Gene organization and encoded functional domains of the human VEGF genes and related genes from Drosophila. Exons, represented by boxes, are numbered and the length of coding sequence in each is marked below in base-pairs. Start (ATG) and stop (TAA, TAG, TGA) codons are marked, and the length of each encoded unprocessed polypeptide including the signal peptide (in amino-acid residues) is indicated in parentheses. Exons are drawn to scale, except for the last exon of hVEGF-A, which is longer than 1 kilobase (kb). Introns, represented by horizontal lines, are not drawn to scale. Alternative exons and splicing patterns are not shown, with the exception of hVEGF-B, in which isoforms result from alternative splicing of exon 6 [23]. Arrows represent proteolytic cleavage sites. Abbreviations: 3', 3' untranslated region (UTR); 5', 5' UTR; CP, region encoding the carboxy-terminal propeptide domain; H, encodes the heparin-binding domain; N, encodes the NRP1/heparin-binding domain; NP, encodes the amino-terminal propeptide domain; SP, signal peptide; VHD, encodes the VEGF/PDGF homology domain. Information was compiled from published literature [14-16,22,23,59-61] and the Entrez Gene, RefSeq, GenBank and SwissProt databases.

Table 2 Isoforms of human VEGF-A

Human PLGF exists in four isoforms, PLGF-1 to PLGF-4, with PLGF-1 and PLGF-2 believed to be the major isoforms. The PLGF-1 and PLGF-2 transcripts encode isoforms (excluding signal peptide) of 131 and 152 amino acid residues, respectively. PLGF-2 is able to bind heparin and NRP1 through an exon 6 encoded heparin-binding domain [22]; PLGF-1 lacks exon 6 and is thus unable to bind heparin [19]. PLGF-3 also lacks exon 6 but additionally contains a 216-nucleotide insertion between exons 4 and 5. PLGF-4 consists of the same sequence as PLGF-3, plus the heparin-binding domain encoded by exon 6. PLGF-3 and PLGF-4 may function similarly to the larger VEGF-A isoforms, VEGF-A189 and VEGF-A206. In mice, PLGF-2 is the only PLGF isoform identified so far.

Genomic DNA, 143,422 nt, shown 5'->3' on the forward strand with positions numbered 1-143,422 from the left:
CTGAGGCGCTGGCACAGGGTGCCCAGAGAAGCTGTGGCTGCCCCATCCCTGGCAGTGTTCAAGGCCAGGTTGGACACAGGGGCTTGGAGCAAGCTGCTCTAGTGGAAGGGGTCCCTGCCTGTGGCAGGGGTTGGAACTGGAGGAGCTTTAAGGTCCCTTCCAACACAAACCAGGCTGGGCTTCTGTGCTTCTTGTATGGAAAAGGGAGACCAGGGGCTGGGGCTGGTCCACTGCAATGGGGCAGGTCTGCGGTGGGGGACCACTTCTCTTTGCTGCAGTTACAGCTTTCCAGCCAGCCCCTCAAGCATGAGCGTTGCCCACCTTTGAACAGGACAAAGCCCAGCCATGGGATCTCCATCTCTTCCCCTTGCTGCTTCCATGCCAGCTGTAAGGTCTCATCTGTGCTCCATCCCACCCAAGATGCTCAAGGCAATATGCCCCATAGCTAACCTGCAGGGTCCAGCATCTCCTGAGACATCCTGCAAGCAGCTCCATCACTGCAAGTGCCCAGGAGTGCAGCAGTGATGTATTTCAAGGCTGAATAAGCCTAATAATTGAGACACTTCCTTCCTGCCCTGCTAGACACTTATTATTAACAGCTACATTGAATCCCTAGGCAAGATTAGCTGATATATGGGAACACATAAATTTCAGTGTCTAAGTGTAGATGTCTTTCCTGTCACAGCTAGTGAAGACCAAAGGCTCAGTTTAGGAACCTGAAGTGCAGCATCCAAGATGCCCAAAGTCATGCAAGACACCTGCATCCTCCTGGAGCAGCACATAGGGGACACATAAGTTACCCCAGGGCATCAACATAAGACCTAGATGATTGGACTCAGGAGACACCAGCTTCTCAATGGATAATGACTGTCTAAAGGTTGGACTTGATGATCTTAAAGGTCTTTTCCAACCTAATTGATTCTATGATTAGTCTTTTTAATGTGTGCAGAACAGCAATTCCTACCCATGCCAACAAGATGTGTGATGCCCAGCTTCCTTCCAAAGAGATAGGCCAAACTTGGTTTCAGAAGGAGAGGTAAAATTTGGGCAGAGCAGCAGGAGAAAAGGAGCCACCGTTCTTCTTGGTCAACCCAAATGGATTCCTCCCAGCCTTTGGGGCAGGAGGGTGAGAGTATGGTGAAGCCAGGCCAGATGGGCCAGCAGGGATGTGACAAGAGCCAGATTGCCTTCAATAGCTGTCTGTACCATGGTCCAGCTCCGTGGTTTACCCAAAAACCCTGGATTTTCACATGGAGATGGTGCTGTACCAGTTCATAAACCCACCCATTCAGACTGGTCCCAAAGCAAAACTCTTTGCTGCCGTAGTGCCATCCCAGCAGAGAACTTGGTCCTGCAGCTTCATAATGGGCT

Alternative splicing of the human VEGF-B gene gives rise to two transcripts, encoding isoforms (excluding signal peptide) of 167 and 186 amino acid residues, differing only in their carboxy-terminal domains [23, 24]. VEGF-B186 transcripts contain the entire exon 6 and encode a soluble isoform. In VEGF-B167 transcripts, the use of an alternative splice acceptor site in exon 6 introduces a frameshift, resulting in an alternative exon 6 (referred to as exon 6b in [23]), encoding an NRP1/heparin-binding domain similar to that encoded by exons 7 and 8 in VEGF-A165.

Little is known about alternative splicing of human VEGF-C and VEGF-D, although multiple isoforms of mouse VEGF-D have been described [25]. VEGF-C and VEGF-D are closely related, both structurally and functionally. Both are ligands for VEGFR2 and VEGFR3 and are initially synthesized as disulfide-linked polypeptides containing amino- and carboxy-terminal propeptide extensions not found in other VEGF proteins, flanking a central receptor-binding VHD. The unprocessed full-length forms preferentially bind VEGFR3 and have low affinity for VEGFR2, whereas the fully processed forms have increased affinity for VEGFR2 [26, 27]. VEGF-C and VEGF-D lack the NRP/heparin-binding domain found in some VEGF isoforms and appear to be unable to bind NRPs.